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Amtrak: September designated Rail Safety month in California

Amtrak: September designated Rail Safety month in California

According to statistics kept by the Federal Railroad Administration, California holds the unfortunate distinction of having the highest number of trespasser fatalities in the nation. To reduce these tragedies, State legislators passed a bill in 2009 that designated September as “Rail Safety Month.” Each year, intercity passenger rail service and freight rail operators team up to remind the public to always be ‘Track Smart’!

“While rail safety is our daily focus, Rail Safety Month provides rail operators an opportunity to join forces to help build public awareness about rail safety,” Capitol Corridor Joint Powers Authority Managing Director David Kutrosky said. “Every rail fatality on our corridor carries traumatic emotional consequences for all involved: the victims’ loved ones, first responders, railroad employees and passengers on the trains. Remember: trains can’t swerve. Stay out of their way, observe all warning signals and cross tracks only when it’s safe.”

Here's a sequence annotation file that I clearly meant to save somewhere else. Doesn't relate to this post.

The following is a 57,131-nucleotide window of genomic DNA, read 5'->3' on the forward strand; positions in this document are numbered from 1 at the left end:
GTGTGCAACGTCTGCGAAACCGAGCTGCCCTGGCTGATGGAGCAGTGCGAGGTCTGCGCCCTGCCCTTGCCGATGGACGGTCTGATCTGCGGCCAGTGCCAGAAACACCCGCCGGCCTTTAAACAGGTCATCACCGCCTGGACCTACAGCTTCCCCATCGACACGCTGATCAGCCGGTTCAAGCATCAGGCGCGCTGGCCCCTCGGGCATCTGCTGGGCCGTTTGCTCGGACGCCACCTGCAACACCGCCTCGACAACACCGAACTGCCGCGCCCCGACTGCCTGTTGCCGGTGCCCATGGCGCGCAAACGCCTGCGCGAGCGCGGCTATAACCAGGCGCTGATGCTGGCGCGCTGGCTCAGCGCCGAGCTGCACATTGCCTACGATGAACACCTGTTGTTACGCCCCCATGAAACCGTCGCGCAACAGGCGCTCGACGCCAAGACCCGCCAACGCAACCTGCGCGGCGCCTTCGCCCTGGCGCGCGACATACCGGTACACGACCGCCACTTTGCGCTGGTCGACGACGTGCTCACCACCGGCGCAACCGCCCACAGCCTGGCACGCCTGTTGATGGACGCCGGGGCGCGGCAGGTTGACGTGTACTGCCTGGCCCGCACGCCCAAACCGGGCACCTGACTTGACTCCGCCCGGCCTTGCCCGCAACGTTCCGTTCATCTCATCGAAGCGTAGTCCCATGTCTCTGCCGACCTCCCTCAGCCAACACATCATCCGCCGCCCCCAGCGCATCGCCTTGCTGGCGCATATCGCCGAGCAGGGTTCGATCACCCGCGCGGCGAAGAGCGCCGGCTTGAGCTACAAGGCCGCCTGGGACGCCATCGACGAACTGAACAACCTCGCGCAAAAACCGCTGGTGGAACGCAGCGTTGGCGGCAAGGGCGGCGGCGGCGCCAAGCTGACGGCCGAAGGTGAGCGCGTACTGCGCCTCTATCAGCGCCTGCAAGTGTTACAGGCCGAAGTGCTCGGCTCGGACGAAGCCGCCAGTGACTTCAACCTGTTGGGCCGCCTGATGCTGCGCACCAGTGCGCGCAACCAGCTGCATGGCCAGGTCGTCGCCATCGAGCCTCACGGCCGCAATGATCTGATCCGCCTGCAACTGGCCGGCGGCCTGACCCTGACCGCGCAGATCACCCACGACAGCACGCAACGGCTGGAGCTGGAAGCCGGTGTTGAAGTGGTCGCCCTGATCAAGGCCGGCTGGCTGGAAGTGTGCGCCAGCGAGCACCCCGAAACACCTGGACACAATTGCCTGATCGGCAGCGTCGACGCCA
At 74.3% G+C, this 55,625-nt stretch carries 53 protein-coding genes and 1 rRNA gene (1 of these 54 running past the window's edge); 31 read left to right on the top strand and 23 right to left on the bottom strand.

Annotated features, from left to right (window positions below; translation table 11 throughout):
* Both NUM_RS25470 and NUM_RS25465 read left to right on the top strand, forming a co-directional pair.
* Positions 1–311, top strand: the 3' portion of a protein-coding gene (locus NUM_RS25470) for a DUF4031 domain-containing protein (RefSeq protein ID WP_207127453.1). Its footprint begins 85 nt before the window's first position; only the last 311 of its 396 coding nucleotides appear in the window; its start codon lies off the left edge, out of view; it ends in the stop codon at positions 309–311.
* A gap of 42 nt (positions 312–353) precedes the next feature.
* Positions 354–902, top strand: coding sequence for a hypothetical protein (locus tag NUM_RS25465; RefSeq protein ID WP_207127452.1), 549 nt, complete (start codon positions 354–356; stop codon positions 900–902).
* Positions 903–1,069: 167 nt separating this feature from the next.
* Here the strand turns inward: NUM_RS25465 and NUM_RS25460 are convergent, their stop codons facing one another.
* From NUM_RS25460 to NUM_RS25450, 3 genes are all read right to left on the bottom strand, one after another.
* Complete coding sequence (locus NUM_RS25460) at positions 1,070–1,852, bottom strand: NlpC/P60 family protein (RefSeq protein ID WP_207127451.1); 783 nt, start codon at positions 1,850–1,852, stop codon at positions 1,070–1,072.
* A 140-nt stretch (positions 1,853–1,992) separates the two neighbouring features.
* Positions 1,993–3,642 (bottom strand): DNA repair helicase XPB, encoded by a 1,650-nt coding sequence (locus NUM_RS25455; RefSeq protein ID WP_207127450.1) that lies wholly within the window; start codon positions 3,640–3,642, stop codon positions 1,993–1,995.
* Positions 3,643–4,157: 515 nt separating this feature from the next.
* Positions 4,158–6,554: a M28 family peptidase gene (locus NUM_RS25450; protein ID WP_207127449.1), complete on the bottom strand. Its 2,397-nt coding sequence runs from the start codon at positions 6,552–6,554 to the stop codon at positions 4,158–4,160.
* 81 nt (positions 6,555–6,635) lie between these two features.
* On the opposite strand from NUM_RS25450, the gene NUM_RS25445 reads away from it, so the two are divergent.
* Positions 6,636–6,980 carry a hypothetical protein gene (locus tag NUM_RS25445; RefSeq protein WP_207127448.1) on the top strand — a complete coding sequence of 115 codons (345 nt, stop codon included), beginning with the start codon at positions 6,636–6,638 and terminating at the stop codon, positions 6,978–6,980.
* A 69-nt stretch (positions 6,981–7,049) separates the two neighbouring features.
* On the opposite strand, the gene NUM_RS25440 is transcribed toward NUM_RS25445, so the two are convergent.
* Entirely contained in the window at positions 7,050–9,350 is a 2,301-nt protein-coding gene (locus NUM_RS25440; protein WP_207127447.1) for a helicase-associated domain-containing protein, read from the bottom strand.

Rail Safety Tips

Always expect a train at every railroad crossing intersection. Freight trains do not travel on a predictable schedule and schedules for passenger trains change.

If there are rails on the railroad ties, assume that the track is in use, even if there are weeds or the track looks “rusty.”


Modern trains are quieter than ever, with no telltale “clackety-clack” sound. They can move in either direction at any time. Also, an approaching train will always be closer and moving faster than you think.

Make sure to look both ways when crossing railroad tracks. If you see a train coming, don’t try to ‘beat’ it, stay off the tracks.

Cross tracks only when it’s safe and always cross at a designated crossing. Observe and obey all warning signs and signals.

Don’t socialize or “hang out” on or near train tracks.

Never walk, bike, jog, or run down a train track; it’s illegal and it’s dangerous. By the time a locomotive engineer can see a person or a vehicle on the tracks, it is too late. The train cannot stop quickly enough to avoid a collision.

Remember: Rail and recreation do not mix!